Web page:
Aside from his business ventures, Gautam is also active in other aspects of life including education, golf and philanthropy. He has held various education-related positions including President of Thapar University, member of the Board of Governors of the Doon School, and chairman of the board of governors of NITE. He is also a strong golf advocate especially as President of the Professional Golf Tour of India.

Robert “Bob” Falkenburg has led many careers in his lifetime. He is not just a champion tennis player but he is also a savvy soft ice cream and fast-food entrepreneur and a champion golfer, too.

Born to a family of champion tennis players, Falkenburg followed in his parents and siblings’ footsteps by becoming a champion in several tennis tournaments, too. He won the several championships in the 1940s including the National Interscholastic singles title, the national doubles title, the Los Angeles city singles title holder, the United States doubles crown, and the NCAA singles and doubles champion. At the peak of his career, he won the Wimbledon doubles title with Jack Kramer in 1947 and the Wimbledon singles championship in 1948.

He was also the first person to introduce soft ice cream in Brazil and the first person to establish a fast-food restaurant in South America, which he called Bob’s. The restaurant offered traditional American fare, which quickly became popular. While he sold Bob’s to Libby of Brazil, his legacy lives on since the fast-food chain now has over 1,000 stores in Brazil.

Falkenburg is also a champion golfer with three Brazilian amateur championship titles under his belt.

Edmond J. Safra (6 August 1932 – 3 December 1999) was one of the most influential bankers of his time but his most enduring legacy lies in his philanthropic activities in the promotion of his Jewish faith, basic and higher education, and medical research.

In 1956, Safra set up Trade Development Bank in Geneva with a US$1 million capital and grew it to become a US$5 billion company in the 1980s. In 1966, he also established the Republic National Bank of New York in the United States and then the Republic National Bank of New York (Suisse) in Switzerland.

He is also the founder of Safra Republic Holdings S.A., a Luxembourg-based bank holding company in 1988. He also co-founded Hermitage Capital Management, one of the most influential investment companies in Russia in 1996. Indeed, Safra’s personal wealth was estimated at US$2.5 billion by the early 1990s because of his savvy business skills.

Safra’s philanthropic legacy continues with the Edmond J. Safra Philanthropic Foundation, the beneficiary of his enormous wealth, which also supports hundreds of programs in over 50 countries. During his lifetime, Safra was committed to the following philanthropic activities:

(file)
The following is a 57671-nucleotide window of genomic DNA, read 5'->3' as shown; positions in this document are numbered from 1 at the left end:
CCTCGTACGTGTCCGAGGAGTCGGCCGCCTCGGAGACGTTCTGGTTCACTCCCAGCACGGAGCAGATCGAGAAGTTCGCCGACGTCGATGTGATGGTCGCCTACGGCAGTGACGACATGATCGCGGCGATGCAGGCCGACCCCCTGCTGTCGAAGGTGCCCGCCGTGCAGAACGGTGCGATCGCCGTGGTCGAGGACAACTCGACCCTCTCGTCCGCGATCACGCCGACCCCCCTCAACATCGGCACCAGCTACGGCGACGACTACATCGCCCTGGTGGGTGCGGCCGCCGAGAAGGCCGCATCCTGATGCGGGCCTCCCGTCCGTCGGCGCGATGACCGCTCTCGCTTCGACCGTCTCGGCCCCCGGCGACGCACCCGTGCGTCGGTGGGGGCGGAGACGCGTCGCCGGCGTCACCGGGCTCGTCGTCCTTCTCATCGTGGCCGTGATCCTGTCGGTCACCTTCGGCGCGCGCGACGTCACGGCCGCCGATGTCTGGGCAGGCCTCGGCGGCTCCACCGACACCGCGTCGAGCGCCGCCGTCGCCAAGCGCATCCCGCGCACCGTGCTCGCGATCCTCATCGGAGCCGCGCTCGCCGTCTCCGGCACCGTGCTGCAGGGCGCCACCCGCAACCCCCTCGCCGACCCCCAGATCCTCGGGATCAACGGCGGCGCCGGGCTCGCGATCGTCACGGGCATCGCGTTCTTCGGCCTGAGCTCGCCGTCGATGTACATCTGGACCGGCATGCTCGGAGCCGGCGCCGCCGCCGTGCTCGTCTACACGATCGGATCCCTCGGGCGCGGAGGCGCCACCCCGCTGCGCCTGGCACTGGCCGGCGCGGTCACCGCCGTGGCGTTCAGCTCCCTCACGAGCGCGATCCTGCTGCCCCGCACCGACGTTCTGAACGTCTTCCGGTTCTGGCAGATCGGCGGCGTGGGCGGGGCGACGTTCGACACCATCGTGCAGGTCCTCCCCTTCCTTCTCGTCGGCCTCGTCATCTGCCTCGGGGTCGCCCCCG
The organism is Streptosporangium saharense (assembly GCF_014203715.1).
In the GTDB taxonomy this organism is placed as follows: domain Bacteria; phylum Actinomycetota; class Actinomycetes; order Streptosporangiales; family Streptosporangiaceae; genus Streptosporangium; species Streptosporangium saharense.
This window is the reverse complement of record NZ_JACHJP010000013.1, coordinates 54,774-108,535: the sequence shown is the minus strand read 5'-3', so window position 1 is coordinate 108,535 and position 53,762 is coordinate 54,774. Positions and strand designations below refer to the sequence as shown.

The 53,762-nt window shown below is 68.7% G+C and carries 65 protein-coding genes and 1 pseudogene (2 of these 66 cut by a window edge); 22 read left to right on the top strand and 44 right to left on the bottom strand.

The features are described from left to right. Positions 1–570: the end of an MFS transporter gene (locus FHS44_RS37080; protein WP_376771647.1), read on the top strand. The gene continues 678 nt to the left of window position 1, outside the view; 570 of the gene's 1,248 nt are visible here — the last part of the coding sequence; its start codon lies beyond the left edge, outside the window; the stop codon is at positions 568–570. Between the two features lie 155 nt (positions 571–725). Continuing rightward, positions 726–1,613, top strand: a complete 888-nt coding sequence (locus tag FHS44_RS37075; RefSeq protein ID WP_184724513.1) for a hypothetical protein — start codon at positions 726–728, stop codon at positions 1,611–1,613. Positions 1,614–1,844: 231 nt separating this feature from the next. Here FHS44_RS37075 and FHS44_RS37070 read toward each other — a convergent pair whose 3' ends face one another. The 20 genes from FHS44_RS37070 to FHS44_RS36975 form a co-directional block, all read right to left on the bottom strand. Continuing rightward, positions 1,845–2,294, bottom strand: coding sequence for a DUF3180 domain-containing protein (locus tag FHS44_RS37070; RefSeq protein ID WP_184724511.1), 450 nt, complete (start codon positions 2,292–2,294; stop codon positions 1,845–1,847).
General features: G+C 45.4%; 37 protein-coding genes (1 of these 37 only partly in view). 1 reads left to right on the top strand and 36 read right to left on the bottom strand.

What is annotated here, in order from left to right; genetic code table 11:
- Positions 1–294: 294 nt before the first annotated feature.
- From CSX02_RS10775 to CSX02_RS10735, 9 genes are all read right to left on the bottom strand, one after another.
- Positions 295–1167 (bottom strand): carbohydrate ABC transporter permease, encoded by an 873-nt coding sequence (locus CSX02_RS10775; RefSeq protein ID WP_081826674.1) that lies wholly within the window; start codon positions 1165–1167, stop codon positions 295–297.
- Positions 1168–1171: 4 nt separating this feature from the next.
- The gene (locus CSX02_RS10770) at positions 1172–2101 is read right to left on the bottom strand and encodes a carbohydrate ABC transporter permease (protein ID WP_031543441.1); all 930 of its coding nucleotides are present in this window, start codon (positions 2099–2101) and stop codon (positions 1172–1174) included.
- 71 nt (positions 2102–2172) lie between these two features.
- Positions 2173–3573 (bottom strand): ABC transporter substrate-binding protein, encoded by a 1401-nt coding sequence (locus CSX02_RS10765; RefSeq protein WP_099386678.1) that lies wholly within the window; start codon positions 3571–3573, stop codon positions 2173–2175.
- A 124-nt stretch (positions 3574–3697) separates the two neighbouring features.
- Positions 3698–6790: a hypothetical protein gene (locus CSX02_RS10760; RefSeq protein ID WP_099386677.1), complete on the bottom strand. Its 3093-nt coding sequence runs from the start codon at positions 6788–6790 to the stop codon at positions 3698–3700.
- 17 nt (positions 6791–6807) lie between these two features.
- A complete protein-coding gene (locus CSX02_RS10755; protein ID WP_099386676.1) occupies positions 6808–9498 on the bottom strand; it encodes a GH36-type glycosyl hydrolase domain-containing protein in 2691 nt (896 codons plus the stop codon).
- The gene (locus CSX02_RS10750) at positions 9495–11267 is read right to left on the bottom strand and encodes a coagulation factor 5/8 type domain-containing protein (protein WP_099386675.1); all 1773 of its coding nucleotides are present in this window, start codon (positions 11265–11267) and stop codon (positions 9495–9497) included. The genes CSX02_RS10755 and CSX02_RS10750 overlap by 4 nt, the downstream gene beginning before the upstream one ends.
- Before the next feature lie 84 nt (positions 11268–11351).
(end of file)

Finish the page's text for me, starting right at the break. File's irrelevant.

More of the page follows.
• Construction and renovation of synagogues in several cities (e.g., Manila, Kinshasa, Amsterdam, Budapest, Rhodes, Istanbul, Naples, and Vienna) worldwide especially in areas where he believed Jewish communities can flourish
• Support of synagogues in Israel as well as the tombs of two influential rabbis
• Donations for the treatment of the sick in various hospitals worldwide including the Hôpitaux de France and Hôpital Cantonal de Genève as well as numerous institutions across the United States
• Founding of the Albert Einstein Hospital in São Paulo, the Edmond and Lily Safra Children’s Hospital at Tel Hashomer, and the Edmond and Lily Safra Chair in Breast Cancer Research at Tulane University
• Donations to medical research facilities including the Institut Pasteur, the Michael J. Fox Foundation for Parkinson’s Research, and the Weizmann Institute, among others

For his philanthropic activities, he was named Commandeur de l’Ordre des Arts et Lettres and Chevalier de la Légion d’Honneur, Commandeur de l’Ordre de Mérite, and Commandeur de l’Ordre de Rio Branco.

Taddy Blecher, a South African actuary, educational entrepreneur, and management consultant, has been recognized multiple times for his leadership achievements including the 2002 and 2005 World Economic Forum’s Global Leader for Tomorrow Award. His success does not come as a surprise to people who know him starting with his academic achievements in actuarial science; he has been recognized with several awards including the Liberty Life Golf Medal.

In 1999, he started working with city businesses and rural schools to recruit students and solicit donations for the Community and Individual Development City Campus, known as the CIDA City Campus. The school provides students with a low-cost educational opportunity, a welcome one especially in areas with a high poverty rate and low job skills incidence, which was also touted as a nearly-free business university.

He also founded the Maharishi Institute, a free educational body, as well as Invincible Outsourcing, a call center and data capture facility. The latter allowed students to earn an income for their education.